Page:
Wednesday, December 31, 2008

Banished: Monkeys, mavericks, the First Dude and anything green

It's here ... the Lake Superior State University 2009 List of Banished Words. Topping this year's list are environmental buzzwords, including just about anything "green." Also sent out to pasture are Sarah Palin-inspired words like maverick and First Dude, and -monkey added to anything.

It's New Year's Eve -- all day long

Every year I seem to have an argument with somebody as I point out to them that there is no such thing as "New Year's Eve day," or "New Year's Eve morning."

While many like to think the eve part of the phrase denotes evening, it is in fact the entire period, or day, before New Year's Day (also applies to the Christmas holiday).

From my Apple dictionary:
eve |─ôv|
the day or period of time immediately before an event or occasion : on the eve of her departure he gave her a little parcel.
• the evening or day before a religious festival : the service for Passover eve.
So please just leave it at New Year's Eve. If you want to be more specific, say New Year's Eve at 12:33 p.m.

Tuesday, December 30, 2008

Then they found more than a dozen dictionaries

Everyone messes up homonyms once in a while. But there are some pairs of words that trip up a great number of people more than others. Then and than are one example of a pair you are likely to regularly spot wrongly used. Amazingly, it's a pretty common error in newspapers (see this example of "less then" from the Detroit Free Press, among the 523 stories with that error currently found on Google News), an industry which at one time in the 20th century showed the way with their stewardship of the English language.

It's not difficult to get it right -- if you stop and think for a moment, you can get it correct every time. Just remember this: then refers to time, while than is used in comparisons:
  • If ever there was a time, then this is it; if you want to die, then by all means leave a candle burning in your living room.
  • Items in this store cost less than a dollar; it costs less than you think.

Sunday, December 28, 2008

Back in the day it was what it was

For more than three decades, Lake Superior State University has been releasing a list of overused, wrongly used and annoyingly used words that came to prominence in the previous 365 days. The tradition began in 1976; these days the group that oversees the list is bombarded with suggestions from guardians of English.

In the past, phrases like "We're pregnant," "Back in the day," "It is what it is" and "blank is the new blank" have been shown the door. Words like "Sweet," "awesome" and "decimate," when they are wrongly used, generally in some new slang, have made the list. "Gitmo" was banned for sounding too much like a Japanese cartoon name and combined celebrity names like Brangelina were labelled as obnoxious by one nominator.

The full Lake Superior State University 2008 List of Banished Words is online for your viewing pleasure. The new list should be posted on New Year's Day.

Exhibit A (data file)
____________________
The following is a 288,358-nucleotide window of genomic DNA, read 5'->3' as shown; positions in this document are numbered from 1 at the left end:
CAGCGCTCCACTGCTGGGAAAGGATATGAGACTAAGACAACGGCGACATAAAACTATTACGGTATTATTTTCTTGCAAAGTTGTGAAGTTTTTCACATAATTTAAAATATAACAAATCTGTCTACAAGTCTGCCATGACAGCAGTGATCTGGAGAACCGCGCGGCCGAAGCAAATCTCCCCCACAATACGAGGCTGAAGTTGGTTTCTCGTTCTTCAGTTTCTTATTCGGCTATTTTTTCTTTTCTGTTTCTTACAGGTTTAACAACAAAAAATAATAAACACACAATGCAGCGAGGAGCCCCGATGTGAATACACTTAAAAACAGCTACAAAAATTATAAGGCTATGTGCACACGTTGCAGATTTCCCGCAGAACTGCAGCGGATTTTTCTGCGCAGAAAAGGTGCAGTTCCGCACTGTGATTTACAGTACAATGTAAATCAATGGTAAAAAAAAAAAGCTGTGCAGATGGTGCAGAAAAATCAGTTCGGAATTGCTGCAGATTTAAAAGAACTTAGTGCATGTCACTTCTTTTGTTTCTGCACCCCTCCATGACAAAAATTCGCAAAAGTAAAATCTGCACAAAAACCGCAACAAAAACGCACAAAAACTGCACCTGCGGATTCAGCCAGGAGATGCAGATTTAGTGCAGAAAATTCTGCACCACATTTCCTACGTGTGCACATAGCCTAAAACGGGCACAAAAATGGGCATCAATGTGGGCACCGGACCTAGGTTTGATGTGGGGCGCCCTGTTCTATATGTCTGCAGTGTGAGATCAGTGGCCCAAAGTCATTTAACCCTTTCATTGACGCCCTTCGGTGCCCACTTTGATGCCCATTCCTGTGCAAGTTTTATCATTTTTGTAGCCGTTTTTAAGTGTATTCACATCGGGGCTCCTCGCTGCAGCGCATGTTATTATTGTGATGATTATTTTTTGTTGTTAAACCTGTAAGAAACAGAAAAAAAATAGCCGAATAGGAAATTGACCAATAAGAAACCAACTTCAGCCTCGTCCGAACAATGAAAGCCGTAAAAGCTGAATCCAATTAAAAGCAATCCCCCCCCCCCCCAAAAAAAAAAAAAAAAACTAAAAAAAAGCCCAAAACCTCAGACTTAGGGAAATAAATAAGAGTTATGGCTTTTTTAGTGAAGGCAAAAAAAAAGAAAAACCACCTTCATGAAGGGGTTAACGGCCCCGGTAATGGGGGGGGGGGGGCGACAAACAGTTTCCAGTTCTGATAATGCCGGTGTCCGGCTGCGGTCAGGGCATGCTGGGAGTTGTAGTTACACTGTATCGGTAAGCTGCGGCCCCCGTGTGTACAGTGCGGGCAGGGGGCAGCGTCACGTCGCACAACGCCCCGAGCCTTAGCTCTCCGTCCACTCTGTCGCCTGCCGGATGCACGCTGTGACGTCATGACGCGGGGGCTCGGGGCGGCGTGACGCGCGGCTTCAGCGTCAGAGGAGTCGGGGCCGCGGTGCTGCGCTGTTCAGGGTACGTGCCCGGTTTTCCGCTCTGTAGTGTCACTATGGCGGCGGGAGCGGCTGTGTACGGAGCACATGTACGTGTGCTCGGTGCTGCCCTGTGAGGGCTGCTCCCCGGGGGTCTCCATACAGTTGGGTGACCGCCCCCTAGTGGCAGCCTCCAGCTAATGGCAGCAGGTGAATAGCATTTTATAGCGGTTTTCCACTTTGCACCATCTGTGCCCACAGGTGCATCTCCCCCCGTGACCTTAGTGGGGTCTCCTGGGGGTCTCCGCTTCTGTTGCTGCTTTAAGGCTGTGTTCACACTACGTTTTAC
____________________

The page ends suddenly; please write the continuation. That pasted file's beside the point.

Sunday, December 21, 2008

Who's to blame ?

There's no doubt the proper use of the language has declined over the past 40 years. Standards have been lowered, parents don't take the time (or have the time) to help their children along, and for too long there has been a reluctance to fail students who don't make the grade (I graduated from college with people who still couldn't string a sentence together -- and this was a journalism program).

Barry Turner has the following opinion:

The culprits are many and varied. The rot set in early in the 1960s when schools adopted a libertarian approach to education which involved giving up on difficult subjects including grammar. Led on by politicians dedicated to mediocrity, (or ‘equality’ to use the accepted term) teachers were encouraged to set standards by the lowest common denominator. The impact on English was catastrophic as the best educationalists soon came to recognise. But it is easier to destroy than to build and the return to formal and effective learning still has a long way to go. One has only to listen to the delegates to an NUT conference to know that for many teachers clarity of thought let alone clarity of language is way beyond their capacity. Dimly aware of their failings, the incompetents look to technology to compensate for poor linguistic skills. We are now committed to making our children computer literate; no matter that most are illiterate in every other sense.

The decline of English language teaching in schools had its knock-on effect on academia. A recent survey found that nine out of ten graduates submit applications that are full of spelling and grammatical errors. Are we surprised? Pupils who are unable to express themselves clearly become students who are unable to express themselves clearly. Worse still, some then become university and college lecturers. To judge their standard of communication refer to any book list for higher learning.

You can read the whole article here.

Friday, December 19, 2008

Let's get it right

It's incredibly frustrating to see someone write "1970's." Or "lets play ball." Or "Cleveland rock's." Or "Its a Wonderful Life."

The above should, of course, be written as: "1970s," "let's play ball," "Cleveland rocks" and "It's a Wonderful Life."

The improper use of commas is prevalent -- and it's getting worse, particularly as so many people think apostrophe-S makes a plural word. They can be tricky, but it's really not that difficult to use them properly. The easiest way to remember the proper use of apostrophes is that they are used to denote possession or exclusion.

To explain a couple of the examples found above:
  • Its is possessive, while It's is the contraction of It and Is (It is a wonderful life).
  • Lets (allows) and Let's (the contraction of "let us," as in "let us play ball).
Just think of it this way:
  • If you are removing letters, use an apostrophe in their place (let 'er rip, rock 'n' roll).